Put another way: Neither is a good idea. “While traditional cigarettes have tars and oxidant gasses that e-cigarettes do not, most have other harmful chemicals, so both can be harmful,” says Johns.
Frank puts it more bluntly. “Vaping is harmful to babies and children, so it is really irrelevant which is more harmful — smoking or vaping,” he says. “Would we ask whether we should feed our children one or two spoonfuls of poison?”
Is secondhand vape smoke bad for babies and kids?
Frank adds that while “tobacco smoke is more harmful than vaping aerosols,” there are characteristics of the aerosols that “throw up major red flags” — especially if kids are around.
“While smoke from tobacco smoke goes up once released, the vapor from e-cigarettes is heavier than the air and sinks to the ground,” he explains. “Because of this, secondhand aerosols are more likely to be present on surfaces, such as the floor and furniture. This is not good for children and pets who are lower to the ground and crawl, roll and play on the surfaces where the vapor is settling.”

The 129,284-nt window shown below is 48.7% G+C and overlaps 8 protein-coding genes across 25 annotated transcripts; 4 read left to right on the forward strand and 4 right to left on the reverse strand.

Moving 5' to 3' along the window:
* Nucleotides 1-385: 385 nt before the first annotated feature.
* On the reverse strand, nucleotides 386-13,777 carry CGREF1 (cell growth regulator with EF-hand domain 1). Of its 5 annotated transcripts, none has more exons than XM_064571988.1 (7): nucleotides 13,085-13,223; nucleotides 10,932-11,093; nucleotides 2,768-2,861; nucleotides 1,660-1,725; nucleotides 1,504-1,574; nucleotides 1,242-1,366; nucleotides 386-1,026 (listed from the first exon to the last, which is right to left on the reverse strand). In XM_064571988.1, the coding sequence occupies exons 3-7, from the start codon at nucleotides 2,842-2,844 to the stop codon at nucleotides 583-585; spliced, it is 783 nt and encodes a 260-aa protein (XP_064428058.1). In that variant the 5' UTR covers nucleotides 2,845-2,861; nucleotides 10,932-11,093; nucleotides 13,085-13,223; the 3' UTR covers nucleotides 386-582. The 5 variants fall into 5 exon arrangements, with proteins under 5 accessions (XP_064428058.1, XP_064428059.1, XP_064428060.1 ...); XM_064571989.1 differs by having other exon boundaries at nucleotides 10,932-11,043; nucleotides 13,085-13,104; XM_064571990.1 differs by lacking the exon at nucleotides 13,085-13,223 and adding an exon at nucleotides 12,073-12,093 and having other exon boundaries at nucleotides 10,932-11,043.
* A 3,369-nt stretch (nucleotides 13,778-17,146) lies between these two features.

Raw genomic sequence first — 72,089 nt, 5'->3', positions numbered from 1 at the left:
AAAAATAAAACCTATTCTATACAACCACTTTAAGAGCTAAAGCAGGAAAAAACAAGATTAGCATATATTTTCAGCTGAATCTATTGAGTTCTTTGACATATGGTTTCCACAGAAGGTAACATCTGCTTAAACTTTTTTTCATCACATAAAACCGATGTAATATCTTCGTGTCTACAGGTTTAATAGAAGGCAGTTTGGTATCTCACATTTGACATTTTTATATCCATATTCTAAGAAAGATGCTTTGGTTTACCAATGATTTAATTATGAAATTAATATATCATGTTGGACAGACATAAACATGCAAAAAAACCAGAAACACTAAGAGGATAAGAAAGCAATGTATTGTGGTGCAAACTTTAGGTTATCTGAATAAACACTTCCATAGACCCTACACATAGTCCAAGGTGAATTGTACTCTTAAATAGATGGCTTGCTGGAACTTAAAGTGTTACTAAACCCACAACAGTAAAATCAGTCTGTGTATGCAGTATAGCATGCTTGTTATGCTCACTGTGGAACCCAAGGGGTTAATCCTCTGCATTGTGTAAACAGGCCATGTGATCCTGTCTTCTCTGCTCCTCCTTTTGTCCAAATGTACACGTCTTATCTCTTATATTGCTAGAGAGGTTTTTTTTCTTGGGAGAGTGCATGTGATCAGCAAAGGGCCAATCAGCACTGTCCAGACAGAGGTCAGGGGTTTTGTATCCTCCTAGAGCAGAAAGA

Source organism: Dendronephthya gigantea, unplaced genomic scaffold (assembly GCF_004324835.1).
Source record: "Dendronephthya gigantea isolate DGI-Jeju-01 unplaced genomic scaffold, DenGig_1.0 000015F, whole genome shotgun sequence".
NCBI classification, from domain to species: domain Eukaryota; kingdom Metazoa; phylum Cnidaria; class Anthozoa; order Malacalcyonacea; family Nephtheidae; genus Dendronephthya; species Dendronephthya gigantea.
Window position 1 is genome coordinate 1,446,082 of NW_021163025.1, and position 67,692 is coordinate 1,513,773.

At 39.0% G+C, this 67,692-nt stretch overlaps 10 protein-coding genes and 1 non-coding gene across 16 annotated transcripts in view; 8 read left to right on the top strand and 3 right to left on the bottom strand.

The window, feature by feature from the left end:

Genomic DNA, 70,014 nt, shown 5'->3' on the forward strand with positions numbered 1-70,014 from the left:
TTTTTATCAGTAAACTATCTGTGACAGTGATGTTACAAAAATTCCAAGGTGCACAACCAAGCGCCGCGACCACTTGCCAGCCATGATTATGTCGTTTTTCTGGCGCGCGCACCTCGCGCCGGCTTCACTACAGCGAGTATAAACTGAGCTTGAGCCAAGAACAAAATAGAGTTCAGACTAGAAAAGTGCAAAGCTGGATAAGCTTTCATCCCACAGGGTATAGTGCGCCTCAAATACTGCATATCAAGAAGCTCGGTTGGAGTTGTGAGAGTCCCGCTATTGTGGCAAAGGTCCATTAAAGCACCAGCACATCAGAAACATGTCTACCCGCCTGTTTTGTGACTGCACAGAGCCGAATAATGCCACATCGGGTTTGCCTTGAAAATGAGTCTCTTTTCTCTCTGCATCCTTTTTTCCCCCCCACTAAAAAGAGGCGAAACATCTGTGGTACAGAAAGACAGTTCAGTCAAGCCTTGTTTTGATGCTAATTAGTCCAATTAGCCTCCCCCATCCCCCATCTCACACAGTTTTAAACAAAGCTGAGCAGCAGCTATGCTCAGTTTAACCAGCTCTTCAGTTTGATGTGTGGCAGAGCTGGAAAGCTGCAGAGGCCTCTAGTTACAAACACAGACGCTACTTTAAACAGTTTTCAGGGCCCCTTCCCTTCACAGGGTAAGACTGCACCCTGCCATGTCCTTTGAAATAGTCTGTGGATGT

Is it bad to vape inside your house or car?
“Vaping in any enclosed space is a bad idea with children,” Frank says. “This is especially true for babies. Just think of how thin and sensitive a baby’s skin is, and therefore how much more likely they are to absorb the aerosol constituents, or be irritated by them.”
And keep in mind, this stands whether kids are present or not. Says Rahamandar: “Avoid using e-cigarettes in the house, car and other areas with children, even when they aren’t there since the aerosol and chemicals can linger in those areas.”
Can you vape and hold a baby?